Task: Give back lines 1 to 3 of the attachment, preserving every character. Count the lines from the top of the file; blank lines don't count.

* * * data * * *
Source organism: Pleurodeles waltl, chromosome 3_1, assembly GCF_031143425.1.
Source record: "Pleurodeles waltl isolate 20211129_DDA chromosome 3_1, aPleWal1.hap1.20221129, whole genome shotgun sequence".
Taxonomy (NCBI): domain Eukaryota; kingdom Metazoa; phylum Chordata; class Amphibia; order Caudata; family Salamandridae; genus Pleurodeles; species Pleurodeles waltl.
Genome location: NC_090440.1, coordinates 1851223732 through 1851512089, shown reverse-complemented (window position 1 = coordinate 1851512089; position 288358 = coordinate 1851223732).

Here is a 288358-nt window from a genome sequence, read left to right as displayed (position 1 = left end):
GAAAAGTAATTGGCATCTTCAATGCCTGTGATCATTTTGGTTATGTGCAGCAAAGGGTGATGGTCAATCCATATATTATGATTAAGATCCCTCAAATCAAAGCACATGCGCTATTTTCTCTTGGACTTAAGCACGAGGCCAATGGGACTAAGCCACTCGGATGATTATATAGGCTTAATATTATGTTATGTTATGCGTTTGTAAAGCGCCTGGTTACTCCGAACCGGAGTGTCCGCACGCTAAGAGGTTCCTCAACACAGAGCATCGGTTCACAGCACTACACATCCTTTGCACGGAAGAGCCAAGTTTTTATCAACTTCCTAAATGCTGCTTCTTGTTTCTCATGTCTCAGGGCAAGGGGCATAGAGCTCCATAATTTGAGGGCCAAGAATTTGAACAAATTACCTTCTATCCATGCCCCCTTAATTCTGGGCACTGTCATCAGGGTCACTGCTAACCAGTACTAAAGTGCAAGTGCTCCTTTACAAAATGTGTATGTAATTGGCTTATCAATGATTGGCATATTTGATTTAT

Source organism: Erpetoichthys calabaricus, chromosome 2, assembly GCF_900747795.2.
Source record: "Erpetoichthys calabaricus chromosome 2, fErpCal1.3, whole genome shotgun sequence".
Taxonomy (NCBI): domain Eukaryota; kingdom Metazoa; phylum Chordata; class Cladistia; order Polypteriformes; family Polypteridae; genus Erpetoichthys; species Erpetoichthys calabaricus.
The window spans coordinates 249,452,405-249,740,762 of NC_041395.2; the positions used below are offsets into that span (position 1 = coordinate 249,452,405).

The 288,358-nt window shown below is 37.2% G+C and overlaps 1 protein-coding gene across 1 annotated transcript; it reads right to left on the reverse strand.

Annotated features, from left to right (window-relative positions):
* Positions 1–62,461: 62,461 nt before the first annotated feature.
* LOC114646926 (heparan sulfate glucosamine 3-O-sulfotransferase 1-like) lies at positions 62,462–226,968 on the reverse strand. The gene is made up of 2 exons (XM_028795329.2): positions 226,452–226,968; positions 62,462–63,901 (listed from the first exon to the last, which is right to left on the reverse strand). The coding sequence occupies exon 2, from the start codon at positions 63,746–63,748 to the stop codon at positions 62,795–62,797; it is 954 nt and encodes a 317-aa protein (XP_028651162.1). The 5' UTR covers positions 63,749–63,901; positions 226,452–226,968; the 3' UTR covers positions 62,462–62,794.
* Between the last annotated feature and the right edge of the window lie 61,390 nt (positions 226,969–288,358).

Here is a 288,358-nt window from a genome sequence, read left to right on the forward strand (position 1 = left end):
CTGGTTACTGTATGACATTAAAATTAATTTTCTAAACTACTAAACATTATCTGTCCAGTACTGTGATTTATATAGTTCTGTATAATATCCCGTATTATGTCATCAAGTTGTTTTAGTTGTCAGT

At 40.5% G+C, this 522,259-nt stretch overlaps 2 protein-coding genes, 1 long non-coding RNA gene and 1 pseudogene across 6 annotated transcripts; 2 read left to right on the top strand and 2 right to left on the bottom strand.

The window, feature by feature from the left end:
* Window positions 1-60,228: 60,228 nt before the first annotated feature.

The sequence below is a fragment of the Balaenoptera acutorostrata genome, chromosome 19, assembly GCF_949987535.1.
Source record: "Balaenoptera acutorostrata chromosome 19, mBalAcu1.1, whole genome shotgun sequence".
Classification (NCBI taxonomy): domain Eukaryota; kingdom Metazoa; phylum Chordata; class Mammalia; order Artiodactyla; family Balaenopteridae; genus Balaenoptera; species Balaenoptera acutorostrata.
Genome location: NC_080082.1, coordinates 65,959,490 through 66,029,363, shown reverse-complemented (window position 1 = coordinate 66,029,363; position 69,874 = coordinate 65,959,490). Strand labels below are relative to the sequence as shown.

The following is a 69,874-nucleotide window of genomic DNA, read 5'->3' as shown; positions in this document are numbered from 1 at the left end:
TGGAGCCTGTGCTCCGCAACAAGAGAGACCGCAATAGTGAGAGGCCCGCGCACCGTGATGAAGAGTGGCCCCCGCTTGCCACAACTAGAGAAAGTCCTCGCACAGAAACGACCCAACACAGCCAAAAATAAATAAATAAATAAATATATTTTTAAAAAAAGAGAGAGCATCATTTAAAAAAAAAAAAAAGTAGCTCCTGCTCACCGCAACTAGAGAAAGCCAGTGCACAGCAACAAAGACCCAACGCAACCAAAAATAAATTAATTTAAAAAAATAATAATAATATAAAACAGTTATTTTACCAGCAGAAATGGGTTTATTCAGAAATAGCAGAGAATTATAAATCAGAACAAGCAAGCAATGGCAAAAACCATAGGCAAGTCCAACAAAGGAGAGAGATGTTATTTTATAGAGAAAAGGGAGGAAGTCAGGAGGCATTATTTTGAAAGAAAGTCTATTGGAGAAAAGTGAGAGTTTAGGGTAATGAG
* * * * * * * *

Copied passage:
Source organism: Pleurodeles waltl, chromosome 3_1, assembly GCF_031143425.1.
Source record: "Pleurodeles waltl isolate 20211129_DDA chromosome 3_1, aPleWal1.hap1.20221129, whole genome shotgun sequence".
Taxonomy (NCBI): domain Eukaryota; kingdom Metazoa; phylum Chordata; class Amphibia; order Caudata; family Salamandridae; genus Pleurodeles; species Pleurodeles waltl.